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nation now and forever. our remembrance today also requires a certain reflection, as a nation and as individuals we must ask ourselves how best to honor them, those who died, those who sacrificed. how do w preserve their legacy, not just on this day but every day. we need not look far for our pswer. the perpetrators of this evil act didn't simply attack america, they attacked the very idea of america itself. all that we stand for and represent in the world. and so the highest honor we can pay those we lost, indeed our greatest weapon in this ongoing
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war, is to do what our adversaries fear the most, to stay true to who we are as americans, to renew our sense of common purpose, to say that we define the character of our country and we will not let the acts of some small band of murderers who slaughter the innocent and cower in caves distort who we are. >> it looks we are having a bit of an audio difficulty. the president's mike is out. we got it back. >> we honor all those who serve to keep us safe. they may seek to strike fear in us, but they are no match for our resien. we do not succumb to fwiear nor
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will we squander the optimism as a as always defined us people. on a day when others sought to destroy, we have chosen to build. with arv national day of servic and remembrae that summons the inherent goodness of the american people. they may seek to exploit our freedoms, but we will not sacrifice the liberties we cherish or hunker down behind walls of suspicion and mistrust. they may wish to drive us apart but we will not give in to their hatred and prejudice. for scripture teaches us to get rid of all bitternessrage, and anger, brawling and slander, along with every form of malice. they may seek to spark conflict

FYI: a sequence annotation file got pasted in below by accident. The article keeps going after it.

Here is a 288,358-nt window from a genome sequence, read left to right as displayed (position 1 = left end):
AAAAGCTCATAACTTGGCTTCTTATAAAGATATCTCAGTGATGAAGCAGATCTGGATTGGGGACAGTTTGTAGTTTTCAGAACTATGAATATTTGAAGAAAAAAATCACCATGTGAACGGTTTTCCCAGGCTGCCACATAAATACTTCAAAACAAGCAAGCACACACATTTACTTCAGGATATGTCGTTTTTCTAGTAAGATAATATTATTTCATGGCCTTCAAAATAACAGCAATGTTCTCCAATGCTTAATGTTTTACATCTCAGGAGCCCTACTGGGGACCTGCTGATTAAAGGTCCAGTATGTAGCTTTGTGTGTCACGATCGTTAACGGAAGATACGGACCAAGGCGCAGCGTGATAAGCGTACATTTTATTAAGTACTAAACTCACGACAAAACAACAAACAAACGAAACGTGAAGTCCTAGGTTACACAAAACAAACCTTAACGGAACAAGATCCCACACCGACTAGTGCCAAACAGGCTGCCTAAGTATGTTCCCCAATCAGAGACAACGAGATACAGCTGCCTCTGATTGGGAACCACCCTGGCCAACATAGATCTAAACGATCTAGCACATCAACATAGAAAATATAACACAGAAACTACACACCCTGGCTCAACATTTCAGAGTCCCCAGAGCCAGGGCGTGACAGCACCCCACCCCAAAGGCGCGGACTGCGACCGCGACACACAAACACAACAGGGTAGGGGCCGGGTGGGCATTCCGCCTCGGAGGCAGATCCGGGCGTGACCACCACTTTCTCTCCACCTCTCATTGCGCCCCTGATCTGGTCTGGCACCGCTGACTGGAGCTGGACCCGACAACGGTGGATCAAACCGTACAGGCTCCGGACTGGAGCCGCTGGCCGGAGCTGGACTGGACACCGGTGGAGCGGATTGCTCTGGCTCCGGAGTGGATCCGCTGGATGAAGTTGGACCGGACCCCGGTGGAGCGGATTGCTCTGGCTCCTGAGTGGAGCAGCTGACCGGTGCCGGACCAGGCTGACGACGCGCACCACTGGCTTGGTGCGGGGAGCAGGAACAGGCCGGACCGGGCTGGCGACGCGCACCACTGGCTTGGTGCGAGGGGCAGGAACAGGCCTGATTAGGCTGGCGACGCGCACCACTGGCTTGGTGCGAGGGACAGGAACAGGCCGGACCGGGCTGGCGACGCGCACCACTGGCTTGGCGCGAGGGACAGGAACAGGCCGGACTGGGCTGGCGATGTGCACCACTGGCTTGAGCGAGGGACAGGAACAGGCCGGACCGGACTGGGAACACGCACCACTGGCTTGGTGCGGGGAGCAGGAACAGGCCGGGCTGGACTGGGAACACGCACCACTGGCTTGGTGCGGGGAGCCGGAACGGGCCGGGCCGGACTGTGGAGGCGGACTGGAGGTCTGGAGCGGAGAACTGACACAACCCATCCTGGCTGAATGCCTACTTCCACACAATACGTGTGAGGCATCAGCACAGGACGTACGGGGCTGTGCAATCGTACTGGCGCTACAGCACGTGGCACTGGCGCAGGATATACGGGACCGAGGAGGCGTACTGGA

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between our faiths but as americans we will not and never with it was not a religion that attacked us that september day. it was al qaeda. sorry band of men which perverts religion. and just as we condemn intolerance and extremism abroad, so will we stay true to our traditions here atome as a diverse and tolerant nation. we champion the rigs of every american, including the right to worship as one chooses. service members and civilians from many faiths do just steps from here at the very spot where he terrorists struck this building. those who attacked us sought to demoralize us, divide us, to deprive us of the very unity, the very ideals that make america america. those qualies that have made